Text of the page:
NEW YORK – South Korean proteomics firm Bertis is moving into the US market with plans to open a San Diego-based CLIA laboratory by the end of the year.
The company will offer diagnostics including a test for the early detection of pancreatic cancer out of the lab as well as pharma research services, said Founder and CEO Seungman Han.
Bertis is also looking to expand its operations in other Asian markets like Singapore, Han said, noting that the company plans in the next several months to launch a funding round targeting around $30 million to $40 million to support these activities. It is also planning to go public in South Korea next year via an initial public offering, he said.
Formally formed in 2014, Bertis emerged from a 2007 proteomics research effort launched by the South Korean government as part of its 21st Century Frontier R&D Program, with the company "inheriting" the findings of the research funding through that project, Han said.
He said the company was moving into the US market to take advantage of the commercial momentum and investment that proteomics has seen in recent years.
"Last year we saw a number of proteomics companies go public on the Nasdaq, and there are a lot of proteomics companies that are putting a lot of drive into their research and development of clinical products," he said. "We thought that while there is this strong momentum in the market, it is best that we make use of it."
Bertis could be too late to the US to ride this most recent wave, though. While proteomics companies including Olink, SomaLogic, Seer, Nautilus Biotechnology, and Quantum-Si went public in 2020 and 2021, these companies' stock prices are all well below their highs, and 2022 has seen many fewer proteomics firms go public.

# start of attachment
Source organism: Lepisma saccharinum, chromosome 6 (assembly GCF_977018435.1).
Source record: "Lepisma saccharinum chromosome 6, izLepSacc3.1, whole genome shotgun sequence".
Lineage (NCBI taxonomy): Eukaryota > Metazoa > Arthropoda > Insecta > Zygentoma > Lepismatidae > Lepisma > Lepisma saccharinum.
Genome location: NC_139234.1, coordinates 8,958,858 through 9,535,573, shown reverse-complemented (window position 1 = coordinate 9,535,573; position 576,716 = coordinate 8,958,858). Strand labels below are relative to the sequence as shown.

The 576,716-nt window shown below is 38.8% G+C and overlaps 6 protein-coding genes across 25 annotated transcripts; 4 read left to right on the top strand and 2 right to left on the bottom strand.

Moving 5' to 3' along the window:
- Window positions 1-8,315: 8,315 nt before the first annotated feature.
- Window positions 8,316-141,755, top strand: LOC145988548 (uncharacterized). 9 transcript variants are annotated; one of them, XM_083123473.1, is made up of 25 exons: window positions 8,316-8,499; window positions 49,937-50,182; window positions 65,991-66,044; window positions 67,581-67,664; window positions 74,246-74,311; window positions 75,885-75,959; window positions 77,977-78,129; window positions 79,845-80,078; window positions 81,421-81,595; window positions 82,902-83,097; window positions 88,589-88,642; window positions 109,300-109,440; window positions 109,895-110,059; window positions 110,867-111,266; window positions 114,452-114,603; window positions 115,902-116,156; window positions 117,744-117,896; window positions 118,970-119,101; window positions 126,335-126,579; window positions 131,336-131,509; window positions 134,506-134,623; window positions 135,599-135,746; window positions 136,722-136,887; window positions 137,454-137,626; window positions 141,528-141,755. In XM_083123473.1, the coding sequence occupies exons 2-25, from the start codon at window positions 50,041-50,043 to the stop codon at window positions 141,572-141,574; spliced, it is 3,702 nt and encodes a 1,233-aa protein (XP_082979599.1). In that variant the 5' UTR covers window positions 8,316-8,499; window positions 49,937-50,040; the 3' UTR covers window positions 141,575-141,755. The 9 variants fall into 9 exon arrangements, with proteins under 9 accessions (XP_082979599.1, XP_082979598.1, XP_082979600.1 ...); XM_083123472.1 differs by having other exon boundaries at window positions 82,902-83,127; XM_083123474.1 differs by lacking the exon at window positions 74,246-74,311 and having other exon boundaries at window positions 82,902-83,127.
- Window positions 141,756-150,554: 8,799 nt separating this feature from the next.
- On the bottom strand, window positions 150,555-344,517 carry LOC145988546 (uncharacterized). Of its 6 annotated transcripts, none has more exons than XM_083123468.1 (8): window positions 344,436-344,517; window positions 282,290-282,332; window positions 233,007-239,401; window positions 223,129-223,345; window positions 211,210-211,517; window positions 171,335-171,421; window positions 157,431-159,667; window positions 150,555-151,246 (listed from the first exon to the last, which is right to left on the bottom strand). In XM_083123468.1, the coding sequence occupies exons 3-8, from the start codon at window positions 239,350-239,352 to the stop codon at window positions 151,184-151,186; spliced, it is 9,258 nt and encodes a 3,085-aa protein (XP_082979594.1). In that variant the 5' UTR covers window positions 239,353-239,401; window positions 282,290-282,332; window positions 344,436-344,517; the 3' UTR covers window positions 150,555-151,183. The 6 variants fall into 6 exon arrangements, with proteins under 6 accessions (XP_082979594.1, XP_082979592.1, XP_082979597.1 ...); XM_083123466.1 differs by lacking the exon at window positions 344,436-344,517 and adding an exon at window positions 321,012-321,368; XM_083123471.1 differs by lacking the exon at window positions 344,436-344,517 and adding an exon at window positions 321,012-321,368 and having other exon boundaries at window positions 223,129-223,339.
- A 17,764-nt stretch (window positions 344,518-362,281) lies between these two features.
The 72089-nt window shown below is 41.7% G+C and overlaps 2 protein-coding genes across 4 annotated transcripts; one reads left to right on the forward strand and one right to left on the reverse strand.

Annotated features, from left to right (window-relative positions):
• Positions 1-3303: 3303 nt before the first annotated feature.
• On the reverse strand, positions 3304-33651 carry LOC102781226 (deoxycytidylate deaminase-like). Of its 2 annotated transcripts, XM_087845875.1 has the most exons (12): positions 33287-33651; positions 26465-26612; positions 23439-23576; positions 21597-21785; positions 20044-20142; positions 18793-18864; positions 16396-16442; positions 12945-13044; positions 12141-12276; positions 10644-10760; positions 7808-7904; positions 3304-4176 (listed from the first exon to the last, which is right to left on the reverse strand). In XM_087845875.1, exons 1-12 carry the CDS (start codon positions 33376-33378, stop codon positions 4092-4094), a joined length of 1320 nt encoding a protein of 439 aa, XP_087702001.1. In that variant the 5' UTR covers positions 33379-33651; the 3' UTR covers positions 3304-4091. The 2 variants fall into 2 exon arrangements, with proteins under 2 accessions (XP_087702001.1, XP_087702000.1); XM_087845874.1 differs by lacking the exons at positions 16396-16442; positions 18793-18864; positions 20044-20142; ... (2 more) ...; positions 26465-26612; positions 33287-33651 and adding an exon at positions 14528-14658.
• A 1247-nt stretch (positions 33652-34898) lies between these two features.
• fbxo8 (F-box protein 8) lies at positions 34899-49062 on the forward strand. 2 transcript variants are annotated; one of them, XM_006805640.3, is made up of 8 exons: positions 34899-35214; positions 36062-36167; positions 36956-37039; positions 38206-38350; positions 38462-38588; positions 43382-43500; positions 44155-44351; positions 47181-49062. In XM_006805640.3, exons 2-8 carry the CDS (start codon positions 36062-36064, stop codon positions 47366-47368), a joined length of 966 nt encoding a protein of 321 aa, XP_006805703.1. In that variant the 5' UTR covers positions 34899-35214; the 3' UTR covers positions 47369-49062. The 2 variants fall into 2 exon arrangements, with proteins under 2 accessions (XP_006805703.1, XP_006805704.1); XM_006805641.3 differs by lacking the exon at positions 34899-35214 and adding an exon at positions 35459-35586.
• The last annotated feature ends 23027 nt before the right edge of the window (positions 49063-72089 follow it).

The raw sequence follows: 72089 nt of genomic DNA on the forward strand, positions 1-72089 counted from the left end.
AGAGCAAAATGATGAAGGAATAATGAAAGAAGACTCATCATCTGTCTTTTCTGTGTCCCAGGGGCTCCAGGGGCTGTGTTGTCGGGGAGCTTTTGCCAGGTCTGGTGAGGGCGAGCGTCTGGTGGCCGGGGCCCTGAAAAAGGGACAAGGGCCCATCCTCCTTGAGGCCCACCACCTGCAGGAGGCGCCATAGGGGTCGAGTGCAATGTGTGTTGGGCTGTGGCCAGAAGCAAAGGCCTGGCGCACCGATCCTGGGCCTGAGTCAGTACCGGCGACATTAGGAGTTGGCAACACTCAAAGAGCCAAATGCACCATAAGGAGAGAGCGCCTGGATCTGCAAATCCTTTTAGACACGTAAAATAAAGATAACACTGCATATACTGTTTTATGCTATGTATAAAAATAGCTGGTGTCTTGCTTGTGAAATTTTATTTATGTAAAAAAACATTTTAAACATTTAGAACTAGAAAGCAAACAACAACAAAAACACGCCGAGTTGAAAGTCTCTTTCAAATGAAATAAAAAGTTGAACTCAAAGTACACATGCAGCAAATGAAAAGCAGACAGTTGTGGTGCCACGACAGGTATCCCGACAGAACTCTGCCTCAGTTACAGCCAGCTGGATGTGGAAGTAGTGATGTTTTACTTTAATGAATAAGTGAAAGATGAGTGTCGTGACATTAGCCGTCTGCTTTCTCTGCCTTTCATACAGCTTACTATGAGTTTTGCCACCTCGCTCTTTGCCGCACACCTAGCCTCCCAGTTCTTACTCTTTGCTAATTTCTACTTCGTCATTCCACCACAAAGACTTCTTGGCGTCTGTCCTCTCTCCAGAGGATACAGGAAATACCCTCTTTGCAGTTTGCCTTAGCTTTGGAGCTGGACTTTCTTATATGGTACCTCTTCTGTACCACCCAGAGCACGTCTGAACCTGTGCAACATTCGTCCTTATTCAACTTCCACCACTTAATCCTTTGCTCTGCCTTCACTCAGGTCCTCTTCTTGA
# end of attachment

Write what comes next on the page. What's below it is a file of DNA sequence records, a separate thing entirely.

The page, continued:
Bertis' lead product is its proteomic breast cancer test, Mastocheck, which measures the levels of three proteins in patient blood samples to determine whether a woman is likely to have breast cancer. The company received approval in 2019 from the Korean Ministry of Food and Drug Safety to sell the test as an in vitro diagnostic. In September of this year, it launched sales of the test in Singapore through Raffles Medical Group.
Han said the test is intended for use as a complement to traditional mammogram-based breast cancer screening, particularly in women with dense breasts for whom mammograms may not be as effective. Typically, doctors use the test to help determine whether a woman should undergo additional imaging, such as ultrasound or MRI, or a more invasive procedure like a biopsy. Han said the company also sees a potential role for the test as an initial screening assay in populations — particularly in Asian countries — with high levels of hesitancy around mammography.
Despite Mastocheck being available in Asia, Bertis doesn't plan to make the test the first product launched out of its US CLIA lab, Han said. Instead, it plans to lead with a proteomic test for pancreatic cancer that it is developing. Han said Bertis views the US market for pancreatic cancer early detection as larger and less competitive than the market for breast cancer diagnostics.
Bertis plans to position its pancreatic cancer test as a screening tool for individuals at high risk of the disease due to conditions like diabetes or reasons of family history, Han said. It is currently in discussion with several sites around the US about collaborating on a clinical study with the goal of launching the test as a laboratory-developed test by the end of 2023.